The Red Sox just announced the Curt Schilling will head to the 15-day disabled list.
More news on this matter coming soon.
MRI taken on Curt Schilling's right shoulder in Boston was normal yesterday, the day after Schilling endured perhaps his worst start of the season against the Braves at Turner Field.
Schilling did not have pain in his shoulder, according to a club source, supporting manager Terry Francona's contention that Schilling did not complain of pain after giving up six runs on 10 hits in 4 1/3 innings Monday night, looking so out of sorts that Atlanta third baseman Chipper Jones wondered after the game whether the righthander was hurt.
Schilling, who returned to Boston yesterday and was examined by team medical director Thomas Gill, was expected to undergo more tests today. Although the team source said shutting Schilling down is expected to be one option discussed, that may mean missing no more than one start. Schilling is scheduled to start Sunday afternoon in San Diego against Padres ace Jake Peavy.
The only information Francona divulged after last night's game was that Schilling would spend the next two days working with rehabilitation coordinator Scott Waugh, then would be reevaluated Friday.
"The ball didn't come out of his hand too well," Francona said. "Since he's not in a position of having to play today, Tom and all those guys familiar with him, let him get looked at. Just feel better about it. It seems like we wouldn't be doing our due diligence, and it just seems like it makes sense to do that."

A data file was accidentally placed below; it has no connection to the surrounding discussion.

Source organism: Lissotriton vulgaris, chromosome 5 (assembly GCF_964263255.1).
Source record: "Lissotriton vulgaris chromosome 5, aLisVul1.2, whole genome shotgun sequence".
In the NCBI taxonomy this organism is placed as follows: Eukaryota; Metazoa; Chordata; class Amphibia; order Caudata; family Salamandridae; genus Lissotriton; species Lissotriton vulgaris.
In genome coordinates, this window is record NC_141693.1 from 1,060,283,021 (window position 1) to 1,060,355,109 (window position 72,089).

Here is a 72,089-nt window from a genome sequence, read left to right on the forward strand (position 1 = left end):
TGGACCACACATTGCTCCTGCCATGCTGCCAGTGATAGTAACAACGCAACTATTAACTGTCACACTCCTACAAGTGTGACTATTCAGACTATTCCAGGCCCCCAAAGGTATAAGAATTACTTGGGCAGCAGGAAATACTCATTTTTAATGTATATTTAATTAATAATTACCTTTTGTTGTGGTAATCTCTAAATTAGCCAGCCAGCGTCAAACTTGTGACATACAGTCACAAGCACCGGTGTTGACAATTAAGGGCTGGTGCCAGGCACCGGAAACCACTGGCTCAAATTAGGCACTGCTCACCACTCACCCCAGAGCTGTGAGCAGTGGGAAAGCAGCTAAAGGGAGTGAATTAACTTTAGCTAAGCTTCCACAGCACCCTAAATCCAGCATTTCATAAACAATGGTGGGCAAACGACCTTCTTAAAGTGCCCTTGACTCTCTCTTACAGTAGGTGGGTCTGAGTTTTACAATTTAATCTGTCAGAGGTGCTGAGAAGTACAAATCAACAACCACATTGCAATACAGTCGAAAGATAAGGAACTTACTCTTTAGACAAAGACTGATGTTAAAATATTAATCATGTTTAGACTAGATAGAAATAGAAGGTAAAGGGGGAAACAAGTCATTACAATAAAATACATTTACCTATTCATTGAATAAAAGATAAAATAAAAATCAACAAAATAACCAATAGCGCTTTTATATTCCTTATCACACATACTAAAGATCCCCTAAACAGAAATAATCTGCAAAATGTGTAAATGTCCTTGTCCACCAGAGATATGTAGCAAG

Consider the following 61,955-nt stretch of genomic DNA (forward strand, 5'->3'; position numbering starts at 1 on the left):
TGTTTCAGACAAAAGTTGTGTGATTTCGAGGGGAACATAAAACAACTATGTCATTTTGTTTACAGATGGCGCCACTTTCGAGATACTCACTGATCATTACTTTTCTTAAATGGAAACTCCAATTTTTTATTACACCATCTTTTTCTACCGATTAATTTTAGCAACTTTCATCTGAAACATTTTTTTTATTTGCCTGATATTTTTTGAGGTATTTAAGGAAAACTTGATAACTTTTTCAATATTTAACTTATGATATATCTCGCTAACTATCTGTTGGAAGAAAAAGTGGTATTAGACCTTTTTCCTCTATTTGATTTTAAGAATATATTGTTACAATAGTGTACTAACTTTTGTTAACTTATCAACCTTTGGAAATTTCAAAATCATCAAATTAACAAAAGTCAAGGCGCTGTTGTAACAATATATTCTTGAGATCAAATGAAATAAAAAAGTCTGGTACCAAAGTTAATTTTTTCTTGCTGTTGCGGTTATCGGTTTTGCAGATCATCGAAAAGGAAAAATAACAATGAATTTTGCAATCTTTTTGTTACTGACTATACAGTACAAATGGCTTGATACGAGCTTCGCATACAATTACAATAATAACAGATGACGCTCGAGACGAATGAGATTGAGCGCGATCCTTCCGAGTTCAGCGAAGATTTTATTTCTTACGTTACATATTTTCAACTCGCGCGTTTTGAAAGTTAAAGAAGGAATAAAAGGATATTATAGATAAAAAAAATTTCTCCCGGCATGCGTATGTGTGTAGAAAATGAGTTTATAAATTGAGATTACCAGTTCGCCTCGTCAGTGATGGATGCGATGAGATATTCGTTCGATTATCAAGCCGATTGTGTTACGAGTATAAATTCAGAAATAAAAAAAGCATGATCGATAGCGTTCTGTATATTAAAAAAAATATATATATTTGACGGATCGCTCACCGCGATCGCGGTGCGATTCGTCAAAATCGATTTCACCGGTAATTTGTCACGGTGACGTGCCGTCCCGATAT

In Monday's 9-4 loss, Schilling threw only one fastball that exceeded 90 miles per hour, a 91-m.p.h. pitch to Kelly Johnson with the bases loaded in the fourth. For much of the night, his velocity hovered in the mid-80s, with one veteran scout likening the outing to "throwing batting practice" and Jones speculating that Schilling had to be hurt to have such a dramatic drop in velocity.
Francona noted Schilling's age, 40, as a possible contributing cause.
"His shoulder, he was having trouble getting loose," Francona said. "With all the humidity last night, I thought it'd be easy. He didn't complain about pain or anything. The ball just wasn't coming out.
"When you're Schill's age, with those types of innings he's pitched, I don't think he's ever going to feel 18 years old again. I'll bet if you ask any pitcher, three or four parts of their body hurt. Ask Wake [Tim Wakefield, also 40]. These guys are old. That's the way it is.
"[But] that was a tough night. I was kind of squirming the whole game. It was uncomfortable for me."
Schilling threw a one-hitter against the Athletics in Oakland June 7. In the ninth inning of that game, he threw a 95-m.p.h. fastball to Shannon Stewart, the pitch that Stewart hit for a single to break up the no-no. He has lost both starts since then, allowing 19 hits and 12 runs (11 earned) in 9 1/3 innings, with 3 walks and 5 strikeouts. Opposing batters are hitting .442 against him in those two starts.
Monday night, Schilling did not strike out a batter; he had gone 378 consecutive starts since July 1, 1993, with at least one strikeout.
"It's embarrassing," Schilling said after the game. "I never gave us a chance. I want to walk around the room and apologize to everybody -- the manager, teammates, fans. There's no excuse for a game like that to play out the way it did."